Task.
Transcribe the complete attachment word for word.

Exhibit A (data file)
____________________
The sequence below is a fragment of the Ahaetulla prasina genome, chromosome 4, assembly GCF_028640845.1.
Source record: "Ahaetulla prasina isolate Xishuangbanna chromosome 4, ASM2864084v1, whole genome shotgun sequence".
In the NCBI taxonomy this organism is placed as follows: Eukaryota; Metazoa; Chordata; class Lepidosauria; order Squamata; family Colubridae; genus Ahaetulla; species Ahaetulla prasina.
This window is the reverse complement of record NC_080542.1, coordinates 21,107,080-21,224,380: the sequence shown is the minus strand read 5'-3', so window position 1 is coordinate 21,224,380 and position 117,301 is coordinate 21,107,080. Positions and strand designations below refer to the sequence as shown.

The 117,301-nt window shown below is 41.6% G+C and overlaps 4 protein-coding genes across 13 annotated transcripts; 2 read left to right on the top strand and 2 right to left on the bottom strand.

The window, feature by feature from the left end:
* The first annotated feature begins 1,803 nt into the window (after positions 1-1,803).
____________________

The sequence below is a fragment of the Ahaetulla prasina genome, chromosome 4, assembly GCF_028640845.1.
Source record: "Ahaetulla prasina isolate Xishuangbanna chromosome 4, ASM2864084v1, whole genome shotgun sequence".
In the NCBI taxonomy this organism is placed as follows: Eukaryota; Metazoa; Chordata; class Lepidosauria; order Squamata; family Colubridae; genus Ahaetulla; species Ahaetulla prasina.
This window is the reverse complement of record NC_080542.1, coordinates 21,107,080-21,224,380: the sequence shown is the minus strand read 5'-3', so window position 1 is coordinate 21,224,380 and position 117,301 is coordinate 21,107,080. Positions and strand designations below refer to the sequence as shown.

The 117,301-nt window shown below is 41.6% G+C and overlaps 4 protein-coding genes across 13 annotated transcripts; 2 read left to right on the top strand and 2 right to left on the bottom strand.

The window, feature by feature from the left end:
* The first annotated feature begins 1,803 nt into the window (after positions 1-1,803).